Reflect new purpose

If you’re working or studying from home but don’t have a home office, it’s important to still have a space that’s designated for working. Doing work where you normally relax or sleep can impact your mindset when you’re supposed to be working and lead to decreased productivity.

So, even if you’re working from a bedroom, make sure to have a space that’s specifically for working. That way, when you enter and exit it, there’s a clear shift between “home” and “work,” even if they’re only two feet apart. Making clear boundaries between areas of your space that have different purposes can be difficult if you’re doing it all from your bedroom, but you’ll be better off for it when classes start again and you’re having a hard time writing an eight-page paper from your bed.

If you’re changing up a room to be a new office, making your desk or main workspace a welcoming (but not distracting) area is important to keep your motivation and productivity high. And, if you normally do solo work but are now shifting to video conferences like millions of others are, make sure you won’t be backlit on your calls. 

Whatever your space’s new purpose may be, consider what makes it ideal for you. What working conditions help you focus best? What helps you relax or sleep? What do you need to make this space one that encourages you to use it for its actual purpose? No matter what you do with it, make it yours.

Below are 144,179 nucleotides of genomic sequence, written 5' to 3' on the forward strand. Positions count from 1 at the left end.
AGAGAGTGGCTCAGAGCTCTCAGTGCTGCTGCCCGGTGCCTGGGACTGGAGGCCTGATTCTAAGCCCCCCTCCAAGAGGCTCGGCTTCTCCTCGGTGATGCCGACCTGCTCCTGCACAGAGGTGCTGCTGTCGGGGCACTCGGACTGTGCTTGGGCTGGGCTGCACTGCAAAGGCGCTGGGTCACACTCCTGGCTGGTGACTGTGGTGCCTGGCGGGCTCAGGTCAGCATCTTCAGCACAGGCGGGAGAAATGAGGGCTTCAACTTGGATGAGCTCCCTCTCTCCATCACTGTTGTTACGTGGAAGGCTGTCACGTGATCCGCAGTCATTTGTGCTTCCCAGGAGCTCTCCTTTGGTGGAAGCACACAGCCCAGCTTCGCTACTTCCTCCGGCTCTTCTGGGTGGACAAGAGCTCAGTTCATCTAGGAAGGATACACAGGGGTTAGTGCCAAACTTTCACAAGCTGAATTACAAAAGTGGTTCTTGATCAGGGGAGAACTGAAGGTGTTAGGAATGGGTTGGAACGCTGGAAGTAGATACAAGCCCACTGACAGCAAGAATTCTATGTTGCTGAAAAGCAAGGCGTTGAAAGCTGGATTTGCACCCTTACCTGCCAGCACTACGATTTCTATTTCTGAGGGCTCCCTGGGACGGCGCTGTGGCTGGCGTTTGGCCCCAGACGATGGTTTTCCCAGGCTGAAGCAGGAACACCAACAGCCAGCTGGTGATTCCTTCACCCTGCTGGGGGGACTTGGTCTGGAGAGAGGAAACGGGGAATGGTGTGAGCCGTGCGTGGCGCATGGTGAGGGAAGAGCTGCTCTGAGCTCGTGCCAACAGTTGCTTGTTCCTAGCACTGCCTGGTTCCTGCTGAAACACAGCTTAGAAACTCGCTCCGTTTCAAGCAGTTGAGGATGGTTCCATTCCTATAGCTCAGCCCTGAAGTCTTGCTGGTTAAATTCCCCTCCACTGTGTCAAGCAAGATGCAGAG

Have something to do 

It might seem a little obvious, but there are some days where there’s literally nothing I want to do or have the energy for. We seem to only be existing in our spaces, without interacting with them. So while redecorating, painting or hauling your desk from one wall to another can take up a huge chunk of your time, it also encourages you to be fully present in your home and engage with where you are. 

Having something to do doesn’t seem like a big deal, but in terms of putting down technology and really engaging, mentally and physically, with your surroundings, it isn’t always common. Changing a space has immediate and visible results, which offers a lot more satisfaction than scrolling endlessly on Twitter ever will. 

Living in a space that you’ve previously never been in for a substantial length of time can be difficult, especially if you were someone who wasn’t home a lot. For those who worked long days and were only home to eat and rest or students who’ve been gone for so long they feel more at home in a dorm room than their real bedroom, quarantine may be showing how little your space works for you.

Making any kind of change, big or small, can not only help make it feel more comfortable, but also reflect who you are now and what you need. Yes, we’re still sort of trapped inside, but transforming your space into one you truly want to live in is crucial, especially since we may be in our homes for months and months to come. So add more plants, move your bed across the room or slap some paint on the walls and make that house a home.